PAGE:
D) Every manager in the company must have an action plan and be held accountable for improving their team’s or department’s respective culture every day.

Weed and feed

So where to start? The answer is at the CEO chair. Ask your executive team to show you their budget, which is a reflection of their commitment. With sufficient data, you may be able to rank your leadership team’s commitment to the following:

  • honest dialog and communication
  • developing the company’s leaders
  • accountability
  • excellence
  • benchmarking the company against the best
  • collaboration
  • employee engagement
  • process improvement
  • continuous learning for all employees 

In his Lessons for Success, venerated change master Jack Welch counted employee satisfaction as one of three key performance indicators, along with customer satisfaction and cash flow.

It seems obvious, of course, that employees treat customers based on how they themselves are treated. A high-performance culture is one where the company lives and breathes by that tenet. Ultimately the bottom line will reflect whether it was just a lot of lip service.

Yes, culture is about people. But do not overlook contributing factors such as your company systems, structure, policies, compensation, and accountability. From the recruiting process to your performance management system, all aspects of a business’ operations impact people’s opinions of how they are treated.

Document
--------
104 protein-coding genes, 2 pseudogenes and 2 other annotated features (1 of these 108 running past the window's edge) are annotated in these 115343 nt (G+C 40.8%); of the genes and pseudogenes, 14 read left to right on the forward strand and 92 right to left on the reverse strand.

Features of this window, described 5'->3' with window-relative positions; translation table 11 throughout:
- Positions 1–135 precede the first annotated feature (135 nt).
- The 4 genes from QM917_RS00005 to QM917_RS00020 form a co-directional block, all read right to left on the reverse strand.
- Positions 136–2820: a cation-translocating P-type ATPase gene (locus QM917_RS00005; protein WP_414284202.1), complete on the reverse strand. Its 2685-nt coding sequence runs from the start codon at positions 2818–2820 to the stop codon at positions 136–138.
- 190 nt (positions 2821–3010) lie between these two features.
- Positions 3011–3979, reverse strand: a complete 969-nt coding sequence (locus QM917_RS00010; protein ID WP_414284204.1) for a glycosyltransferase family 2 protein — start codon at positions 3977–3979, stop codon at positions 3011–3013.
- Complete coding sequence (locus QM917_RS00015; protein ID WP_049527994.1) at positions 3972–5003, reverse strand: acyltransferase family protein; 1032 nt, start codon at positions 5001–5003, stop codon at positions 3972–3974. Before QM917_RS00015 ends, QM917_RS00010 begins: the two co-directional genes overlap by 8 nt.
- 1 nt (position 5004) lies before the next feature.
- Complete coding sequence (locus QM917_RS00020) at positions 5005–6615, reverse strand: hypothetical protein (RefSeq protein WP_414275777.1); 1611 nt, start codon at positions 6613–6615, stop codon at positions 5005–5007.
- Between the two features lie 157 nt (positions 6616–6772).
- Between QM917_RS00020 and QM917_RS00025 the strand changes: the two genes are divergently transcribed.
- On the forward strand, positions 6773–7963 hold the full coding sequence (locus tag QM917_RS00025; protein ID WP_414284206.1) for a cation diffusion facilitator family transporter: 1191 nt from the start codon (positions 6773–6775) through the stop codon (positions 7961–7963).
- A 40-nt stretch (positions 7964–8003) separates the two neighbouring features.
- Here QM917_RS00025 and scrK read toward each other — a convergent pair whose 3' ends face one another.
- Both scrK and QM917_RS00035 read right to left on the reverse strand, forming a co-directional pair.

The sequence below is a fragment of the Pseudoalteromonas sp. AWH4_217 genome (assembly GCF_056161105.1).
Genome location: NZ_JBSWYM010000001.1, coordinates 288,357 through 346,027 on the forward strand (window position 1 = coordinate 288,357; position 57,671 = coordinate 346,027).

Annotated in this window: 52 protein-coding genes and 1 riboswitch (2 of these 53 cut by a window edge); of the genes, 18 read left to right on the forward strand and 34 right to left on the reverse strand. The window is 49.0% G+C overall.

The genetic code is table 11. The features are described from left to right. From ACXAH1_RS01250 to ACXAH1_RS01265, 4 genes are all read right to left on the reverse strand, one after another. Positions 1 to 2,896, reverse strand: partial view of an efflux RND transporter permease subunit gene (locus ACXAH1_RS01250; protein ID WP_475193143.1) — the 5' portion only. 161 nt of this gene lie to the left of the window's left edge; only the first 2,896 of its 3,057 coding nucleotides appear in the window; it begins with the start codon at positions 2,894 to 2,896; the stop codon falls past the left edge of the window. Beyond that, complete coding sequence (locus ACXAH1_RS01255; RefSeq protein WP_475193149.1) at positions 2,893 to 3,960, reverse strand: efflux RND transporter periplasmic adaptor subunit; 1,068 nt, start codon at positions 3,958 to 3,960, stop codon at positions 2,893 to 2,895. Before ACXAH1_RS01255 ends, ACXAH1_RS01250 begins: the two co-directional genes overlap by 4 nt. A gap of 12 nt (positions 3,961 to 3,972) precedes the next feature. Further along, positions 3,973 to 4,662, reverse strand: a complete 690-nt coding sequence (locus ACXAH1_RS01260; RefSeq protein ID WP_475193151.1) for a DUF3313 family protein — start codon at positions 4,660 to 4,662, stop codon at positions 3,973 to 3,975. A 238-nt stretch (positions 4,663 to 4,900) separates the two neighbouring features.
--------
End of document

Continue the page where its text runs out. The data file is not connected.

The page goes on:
Whether your corporate values are posted everywhere from the boardroom to the restroom or hidden away in the back of the employee handbook, culture is at work every day.

The word culture stems from the Latin colere, which means “to cultivate.” Management needs to plant the seeds of a company’s values. With only token buy-in from leadership, culture will grow on its own like a weed, and it could be invasive. Are you guiding the culture, or are the employees designing it? When culture is appreciated as a primary force in your business, success is easier to grow. Better not leave it to chance. 

John Lankford

John Lankford was recognized as the 2007-2010 Associate Business Advisor of the Year in North America and brings proven executive experience and best practices to select companies every year. He served 18 years at the Executive Education Center at Ford Motor Company and is former Senior Director of Ascension Health Learning Institute. John has developed top leaders around the world in partnership with the University of Michigan Business School, the Center for Creative Leadership, Comcast University and GE University, to name a few. His business expertise has been tapped by prominent business media such as the New York Times, CBS and Dbusiness magazine and has been a syndicated business columnist. He is the author of The Answer is Leadership and Superstar for life…Career Transitions. John’s keynote speaking has landed him on the elite team that trains and certifies the new Executive Coaches joining the worldwide coaching community. John is also former Chief Executive Officer of the Innisbrook Leadership Institute. Lankford can be reached at [email protected] or call (888) 730-1950